The Quantitative Beatings Will Continue Until Economy Improves

Monetary Metals's picture


The Fed’s purpose, when it comes down to it, is to buy bonds. Under their various “Quantitative Easing” (QE) programs, they sure have bought a lot of bonds. This pushes up the price of the bonds. Since the yield is basically the inverse of the bond price, this means the rate of interest falls.

This month, on rumors that QE will be tapered off and despite continued Fed bond buying, the yield on the 10-year Treasury bond has spiked from 1.63% to 2.12%. Will this be the end of the bull market in bonds and the start of rising interest rates in the US in earnest? I rather doubt it, as all of the dynamics that have created this bull market are still in place. And as the other bond markets of the world experience greater trouble (such as Japan today), capital will come pouring into the dollar and the Treasury.

It has been quite a bull market in bonds. Here is a chart of the yield on the 10-year Treasury.


UST 10-year


The recent blip is hardly noticeable on this chart, which shows the fall from 16%.

This is all good, right? It’s a bull market, so people are making money. The cost of borrowing to finance a new business is near its all-time low. The deficit to GDP ratio is kept in check by low interest payments too, as any Keynesian will tell you.

Not quite.

In the spirit of the boy who said, “The emperor has no clothes,” let’s ask a question. Where do the profits of the bond speculators come from? Who is on the other side of the trade? Who sold the bond short?

The borrower, who sold the bond, incurs a capital loss as the bond speculator gets his gain. Changes in the bond price are zero-sum: one side loses and one side gains. While they can borrow more money at a cheaper rate tomorrow, they can never make up the loss on the money borrowed at a higher rate yesterday. Their burden of debt rises as the rate of interest falls.

How does this manifest in the economy? A competitor can enter the business more easily. If the interest rate is lower, that means he can borrow the same amount of money and have a lower monthly payment. Or he can borrow more and have the same payment. Either way, he has a sustainable competitive advantage over the established business. If the rate falls again, then another new competitor can enter the market. The established business is pushed into bankruptcy, the first new competitor is on the ropes, and the newest is doing well. That is, until the next decline in the rate. The penalty for borrowing at a too-high rate is harsh.

This is certainly not good for the economy. To the extent that new money goes into the productive sector at all, it may be used to cannibalize existing businesses. The old debt is defaulted, and net debt increases slightly as the new loan is bigger than the old one. Churn is not real activity.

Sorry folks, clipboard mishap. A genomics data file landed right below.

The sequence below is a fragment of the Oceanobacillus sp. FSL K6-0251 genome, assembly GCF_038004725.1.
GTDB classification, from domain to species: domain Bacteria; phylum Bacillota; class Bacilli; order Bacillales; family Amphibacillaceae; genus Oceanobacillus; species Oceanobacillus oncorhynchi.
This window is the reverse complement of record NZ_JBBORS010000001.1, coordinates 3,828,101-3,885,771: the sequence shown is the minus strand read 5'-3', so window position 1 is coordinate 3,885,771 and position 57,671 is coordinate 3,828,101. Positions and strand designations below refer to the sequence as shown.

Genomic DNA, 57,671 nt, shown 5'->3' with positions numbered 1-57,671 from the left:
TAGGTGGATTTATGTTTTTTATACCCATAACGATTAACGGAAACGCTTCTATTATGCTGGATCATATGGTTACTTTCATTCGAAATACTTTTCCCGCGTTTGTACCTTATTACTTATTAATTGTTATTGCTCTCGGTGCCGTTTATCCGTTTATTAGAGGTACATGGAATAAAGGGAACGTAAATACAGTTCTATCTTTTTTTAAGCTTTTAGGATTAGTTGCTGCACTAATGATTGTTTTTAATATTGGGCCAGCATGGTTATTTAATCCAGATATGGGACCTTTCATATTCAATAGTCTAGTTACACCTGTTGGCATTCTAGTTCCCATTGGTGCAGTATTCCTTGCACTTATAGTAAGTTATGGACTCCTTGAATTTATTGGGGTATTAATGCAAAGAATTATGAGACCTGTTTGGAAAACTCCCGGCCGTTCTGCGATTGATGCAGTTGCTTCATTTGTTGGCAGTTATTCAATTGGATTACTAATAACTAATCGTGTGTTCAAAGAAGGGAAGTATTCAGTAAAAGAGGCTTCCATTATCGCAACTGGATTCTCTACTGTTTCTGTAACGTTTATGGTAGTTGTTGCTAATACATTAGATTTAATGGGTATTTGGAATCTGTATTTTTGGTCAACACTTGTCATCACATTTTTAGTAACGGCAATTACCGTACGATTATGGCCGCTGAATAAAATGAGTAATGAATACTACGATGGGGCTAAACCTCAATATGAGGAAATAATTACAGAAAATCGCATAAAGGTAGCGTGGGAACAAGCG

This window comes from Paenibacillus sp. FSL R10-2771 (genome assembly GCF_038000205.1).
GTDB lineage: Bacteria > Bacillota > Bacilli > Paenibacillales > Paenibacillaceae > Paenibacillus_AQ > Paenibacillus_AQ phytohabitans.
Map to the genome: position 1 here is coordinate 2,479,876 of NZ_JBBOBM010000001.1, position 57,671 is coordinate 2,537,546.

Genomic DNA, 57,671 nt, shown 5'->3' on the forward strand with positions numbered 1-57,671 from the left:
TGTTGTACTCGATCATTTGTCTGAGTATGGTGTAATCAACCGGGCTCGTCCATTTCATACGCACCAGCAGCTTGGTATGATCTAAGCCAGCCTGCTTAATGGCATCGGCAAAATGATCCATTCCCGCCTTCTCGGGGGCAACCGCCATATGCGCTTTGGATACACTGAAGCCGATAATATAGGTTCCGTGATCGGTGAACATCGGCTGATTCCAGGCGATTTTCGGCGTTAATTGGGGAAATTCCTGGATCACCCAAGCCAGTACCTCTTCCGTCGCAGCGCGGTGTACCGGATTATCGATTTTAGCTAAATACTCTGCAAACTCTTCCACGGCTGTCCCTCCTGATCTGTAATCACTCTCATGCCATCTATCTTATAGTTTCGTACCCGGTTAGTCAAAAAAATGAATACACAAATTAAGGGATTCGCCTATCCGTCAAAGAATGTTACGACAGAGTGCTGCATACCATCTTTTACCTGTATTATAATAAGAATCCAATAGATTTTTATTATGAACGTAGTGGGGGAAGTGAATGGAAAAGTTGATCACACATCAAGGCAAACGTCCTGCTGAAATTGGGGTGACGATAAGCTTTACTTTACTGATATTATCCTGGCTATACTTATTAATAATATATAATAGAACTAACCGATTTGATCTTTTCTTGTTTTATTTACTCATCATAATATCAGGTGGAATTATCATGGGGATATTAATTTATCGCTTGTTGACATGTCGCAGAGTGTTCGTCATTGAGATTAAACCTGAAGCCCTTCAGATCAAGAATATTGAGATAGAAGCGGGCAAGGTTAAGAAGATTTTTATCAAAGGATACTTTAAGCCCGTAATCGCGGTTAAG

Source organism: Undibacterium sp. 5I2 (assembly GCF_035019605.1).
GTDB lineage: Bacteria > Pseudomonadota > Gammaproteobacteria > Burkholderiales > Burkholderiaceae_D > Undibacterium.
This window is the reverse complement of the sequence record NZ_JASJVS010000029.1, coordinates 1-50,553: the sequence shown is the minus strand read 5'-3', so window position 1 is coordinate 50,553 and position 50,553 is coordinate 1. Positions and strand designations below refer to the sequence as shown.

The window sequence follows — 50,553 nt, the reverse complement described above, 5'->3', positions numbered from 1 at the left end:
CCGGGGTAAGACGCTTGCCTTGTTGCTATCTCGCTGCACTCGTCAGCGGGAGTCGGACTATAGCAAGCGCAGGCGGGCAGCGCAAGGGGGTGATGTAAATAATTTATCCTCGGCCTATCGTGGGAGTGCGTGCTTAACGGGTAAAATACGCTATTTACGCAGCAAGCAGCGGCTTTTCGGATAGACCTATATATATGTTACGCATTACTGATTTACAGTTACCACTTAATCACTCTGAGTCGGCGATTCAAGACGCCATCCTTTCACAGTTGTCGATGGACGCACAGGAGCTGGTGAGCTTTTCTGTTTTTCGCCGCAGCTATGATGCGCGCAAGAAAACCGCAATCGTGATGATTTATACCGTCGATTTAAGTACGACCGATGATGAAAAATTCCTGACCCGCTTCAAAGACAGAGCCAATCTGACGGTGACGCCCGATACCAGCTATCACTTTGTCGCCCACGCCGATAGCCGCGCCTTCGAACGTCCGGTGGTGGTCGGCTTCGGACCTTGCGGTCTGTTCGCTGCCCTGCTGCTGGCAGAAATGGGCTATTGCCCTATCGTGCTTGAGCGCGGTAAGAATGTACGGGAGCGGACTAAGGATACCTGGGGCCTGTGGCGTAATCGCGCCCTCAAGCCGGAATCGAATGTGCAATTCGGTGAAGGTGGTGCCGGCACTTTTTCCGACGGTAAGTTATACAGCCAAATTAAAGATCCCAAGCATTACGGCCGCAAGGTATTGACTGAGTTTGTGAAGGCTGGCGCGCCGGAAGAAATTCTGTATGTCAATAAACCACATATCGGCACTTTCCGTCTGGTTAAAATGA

Even more pernicious, our endless non-recovery is not in spite of the Fed’s effort, but because of it. The interest rate is not exclusive to just one business. It is universal, applying to the whole market. Every business can borrow at the prevailing rate. When will they borrow? To oversimplify slightly, they will borrow when they see an opportunity with a net profit greater than the interest rate. This will push down the rate of profit of their market. The actions of a myriad of other businesses will push down the rate of profit in every market.

Let’s pause to consider this for a moment. The rate of interest is falling. This invites businesses to incur more debt. At the same time, their opportunities to profitably deploy the borrowed money are declining due to the very reason of falling interest rates.

The falling interest rate not only sucks capital off their balance sheet and threatens them with death by competitors who wait for a lower rate, but it encourages more leverage and makes them more fragile by lowering their profit margin. Who in their right mind would go deeper into debt for a reduced profit and a longer time to amortize the debt?

The Fed can no more improve the economy by buying bonds than a boss can improve morale by punishing employees. Their low interest rate forces the economy down into the mud and keeps it pinned. The Fed purportedly helps stabilize the economy compared to the gold standard, but it really achieves the exact opposite.

The chief virtue of the gold standard is that it keeps the rate of interest stable. Look at this long-term chart that goes back to 1790. There are spikes due to wars and policy blunders, but it is striking how stable it was prior to 1913 especially in comparison to the era of the Fed.


long-term Treasury graph


Today, the saver is disenfranchised. If he does not like the rate of interest, he can complain, but there is not much he can do, short of speculating on commodities or stocks. According to many sources I read, pension funds are becoming more underfunded. Why? It is because the net present value of the payout they must make to retirees is rising (as a mathematical function of lower interest), while their ability to earn a yield is falling.

Under gold, if the saver did not like the rate of interest he could sell the bond and take home the gold coin. His preference sets the floor under the rate of interest. No yield, no lending. No lending, no bonds can be sold. So the rate was forced higher. (There was also a ceiling, but the mechanism is only of academic interest today with falling rates.)

Stable rates preserved the saver’s ability to earn a yield, and also protected the capital of borrowers.

How do savers today expect their money to work for them so they can retire comfortably? Those with a defined-benefit pension plan don’t worry about it; they have outsourced the problem of finding a yield to third party money managers behind an opaque structure. As I noted above, most are badly underfunded and the prognosis is that underfunding will become worse.

Everyone else has a choice of believing in one or another myth. The first myth is that everyone can become a great trader, who is nimble, quick, and has superior and timely information. Burt Malkiel wrote a book called A Random Walk Down Wall Street, which debunks this notion. The average investor will not beat the market average. Net of costs and fees, he underperforms.